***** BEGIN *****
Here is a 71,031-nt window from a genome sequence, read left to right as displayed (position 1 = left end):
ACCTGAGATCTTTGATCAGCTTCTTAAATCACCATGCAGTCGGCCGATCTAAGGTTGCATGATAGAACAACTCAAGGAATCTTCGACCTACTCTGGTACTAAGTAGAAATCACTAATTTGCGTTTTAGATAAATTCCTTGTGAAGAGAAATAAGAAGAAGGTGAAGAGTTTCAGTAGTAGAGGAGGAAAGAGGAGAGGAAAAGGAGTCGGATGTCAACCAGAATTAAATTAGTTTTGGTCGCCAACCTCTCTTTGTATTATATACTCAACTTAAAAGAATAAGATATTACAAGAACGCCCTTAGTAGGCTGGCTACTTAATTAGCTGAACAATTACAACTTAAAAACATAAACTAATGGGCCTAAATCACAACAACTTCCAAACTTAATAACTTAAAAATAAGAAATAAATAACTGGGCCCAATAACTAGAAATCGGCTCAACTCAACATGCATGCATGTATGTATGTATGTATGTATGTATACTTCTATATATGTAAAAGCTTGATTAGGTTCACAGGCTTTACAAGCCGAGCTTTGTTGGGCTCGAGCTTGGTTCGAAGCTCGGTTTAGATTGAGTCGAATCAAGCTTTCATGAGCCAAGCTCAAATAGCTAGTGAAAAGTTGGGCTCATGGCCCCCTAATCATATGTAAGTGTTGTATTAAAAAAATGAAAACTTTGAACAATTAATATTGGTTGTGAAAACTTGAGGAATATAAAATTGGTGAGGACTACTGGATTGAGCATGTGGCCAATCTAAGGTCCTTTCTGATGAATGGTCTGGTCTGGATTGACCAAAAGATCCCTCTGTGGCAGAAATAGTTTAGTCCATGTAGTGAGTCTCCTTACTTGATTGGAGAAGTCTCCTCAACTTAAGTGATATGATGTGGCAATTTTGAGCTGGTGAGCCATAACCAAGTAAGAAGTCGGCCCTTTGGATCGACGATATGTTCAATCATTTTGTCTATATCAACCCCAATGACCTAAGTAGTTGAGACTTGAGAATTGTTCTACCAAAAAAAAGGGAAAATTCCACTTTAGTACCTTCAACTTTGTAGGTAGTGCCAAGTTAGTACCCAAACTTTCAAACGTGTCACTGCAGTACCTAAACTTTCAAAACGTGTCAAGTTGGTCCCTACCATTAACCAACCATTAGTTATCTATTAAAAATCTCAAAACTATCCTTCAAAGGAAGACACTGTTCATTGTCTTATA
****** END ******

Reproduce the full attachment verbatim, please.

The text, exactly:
Here is a 71,031-nt window from a genome sequence, read left to right as displayed (position 1 = left end):
ACCTGAGATCTTTGATCAGCTTCTTAAATCACCATGCAGTCGGCCGATCTAAGGTTGCATGATAGAACAACTCAAGGAATCTTCGACCTACTCTGGTACTAAGTAGAAATCACTAATTTGCGTTTTAGATAAATTCCTTGTGAAGAGAAATAAGAAGAAGGTGAAGAGTTTCAGTAGTAGAGGAGGAAAGAGGAGAGGAAAAGGAGTCGGATGTCAACCAGAATTAAATTAGTTTTGGTCGCCAACCTCTCTTTGTATTATATACTCAACTTAAAAGAATAAGATATTACAAGAACGCCCTTAGTAGGCTGGCTACTTAATTAGCTGAACAATTACAACTTAAAAACATAAACTAATGGGCCTAAATCACAACAACTTCCAAACTTAATAACTTAAAAATAAGAAATAAATAACTGGGCCCAATAACTAGAAATCGGCTCAACTCAACATGCATGCATGTATGTATGTATGTATGTATGTATACTTCTATATATGTAAAAGCTTGATTAGGTTCACAGGCTTTACAAGCCGAGCTTTGTTGGGCTCGAGCTTGGTTCGAAGCTCGGTTTAGATTGAGTCGAATCAAGCTTTCATGAGCCAAGCTCAAATAGCTAGTGAAAAGTTGGGCTCATGGCCCCCTAATCATATGTAAGTGTTGTATTAAAAAAATGAAAACTTTGAACAATTAATATTGGTTGTGAAAACTTGAGGAATATAAAATTGGTGAGGACTACTGGATTGAGCATGTGGCCAATCTAAGGTCCTTTCTGATGAATGGTCTGGTCTGGATTGACCAAAAGATCCCTCTGTGGCAGAAATAGTTTAGTCCATGTAGTGAGTCTCCTTACTTGATTGGAGAAGTCTCCTCAACTTAAGTGATATGATGTGGCAATTTTGAGCTGGTGAGCCATAACCAAGTAAGAAGTCGGCCCTTTGGATCGACGATATGTTCAATCATTTTGTCTATATCAACCCCAATGACCTAAGTAGTTGAGACTTGAGAATTGTTCTACCAAAAAAAAGGGAAAATTCCACTTTAGTACCTTCAACTTTGTAGGTAGTGCCAAGTTAGTACCCAAACTTTCAAACGTGTCACTGCAGTACCTAAACTTTCAAAACGTGTCAAGTTGGTCCCTACCATTAACCAACCATTAGTTATCTATTAAAAATCTCAAAACTATCCTTCAAAGGAAGACACTGTTCATTGTCTTATA